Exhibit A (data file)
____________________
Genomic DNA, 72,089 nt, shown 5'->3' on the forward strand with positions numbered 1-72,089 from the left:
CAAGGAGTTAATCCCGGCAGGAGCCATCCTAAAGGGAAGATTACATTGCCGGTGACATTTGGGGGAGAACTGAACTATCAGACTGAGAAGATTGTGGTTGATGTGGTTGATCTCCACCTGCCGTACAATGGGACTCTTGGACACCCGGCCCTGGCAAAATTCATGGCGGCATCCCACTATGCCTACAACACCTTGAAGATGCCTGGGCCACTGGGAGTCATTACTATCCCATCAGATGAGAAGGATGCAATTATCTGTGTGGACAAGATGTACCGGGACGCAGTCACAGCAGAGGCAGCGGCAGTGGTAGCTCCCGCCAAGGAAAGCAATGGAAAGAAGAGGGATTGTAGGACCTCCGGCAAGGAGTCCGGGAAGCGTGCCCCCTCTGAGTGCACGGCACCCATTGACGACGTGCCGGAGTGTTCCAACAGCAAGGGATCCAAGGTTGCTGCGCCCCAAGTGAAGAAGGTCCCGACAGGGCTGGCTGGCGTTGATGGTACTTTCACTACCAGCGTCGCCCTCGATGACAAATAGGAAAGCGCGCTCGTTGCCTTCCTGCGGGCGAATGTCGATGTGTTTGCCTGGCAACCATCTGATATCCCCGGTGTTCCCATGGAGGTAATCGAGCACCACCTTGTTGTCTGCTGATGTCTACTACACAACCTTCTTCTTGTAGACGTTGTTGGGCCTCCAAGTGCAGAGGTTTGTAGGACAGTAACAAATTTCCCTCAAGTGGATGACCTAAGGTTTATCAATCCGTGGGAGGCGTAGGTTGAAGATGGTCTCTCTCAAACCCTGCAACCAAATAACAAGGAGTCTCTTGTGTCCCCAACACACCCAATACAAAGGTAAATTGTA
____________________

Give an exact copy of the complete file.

Genomic DNA, 72,089 nt, shown 5'->3' on the forward strand with positions numbered 1-72,089 from the left:
CAAGGAGTTAATCCCGGCAGGAGCCATCCTAAAGGGAAGATTACATTGCCGGTGACATTTGGGGGAGAACTGAACTATCAGACTGAGAAGATTGTGGTTGATGTGGTTGATCTCCACCTGCCGTACAATGGGACTCTTGGACACCCGGCCCTGGCAAAATTCATGGCGGCATCCCACTATGCCTACAACACCTTGAAGATGCCTGGGCCACTGGGAGTCATTACTATCCCATCAGATGAGAAGGATGCAATTATCTGTGTGGACAAGATGTACCGGGACGCAGTCACAGCAGAGGCAGCGGCAGTGGTAGCTCCCGCCAAGGAAAGCAATGGAAAGAAGAGGGATTGTAGGACCTCCGGCAAGGAGTCCGGGAAGCGTGCCCCCTCTGAGTGCACGGCACCCATTGACGACGTGCCGGAGTGTTCCAACAGCAAGGGATCCAAGGTTGCTGCGCCCCAAGTGAAGAAGGTCCCGACAGGGCTGGCTGGCGTTGATGGTACTTTCACTACCAGCGTCGCCCTCGATGACAAATAGGAAAGCGCGCTCGTTGCCTTCCTGCGGGCGAATGTCGATGTGTTTGCCTGGCAACCATCTGATATCCCCGGTGTTCCCATGGAGGTAATCGAGCACCACCTTGTTGTCTGCTGATGTCTACTACACAACCTTCTTCTTGTAGACGTTGTTGGGCCTCCAAGTGCAGAGGTTTGTAGGACAGTAACAAATTTCCCTCAAGTGGATGACCTAAGGTTTATCAATCCGTGGGAGGCGTAGGTTGAAGATGGTCTCTCTCAAACCCTGCAACCAAATAACAAGGAGTCTCTTGTGTCCCCAACACACCCAATACAAAGGTAAATTGTA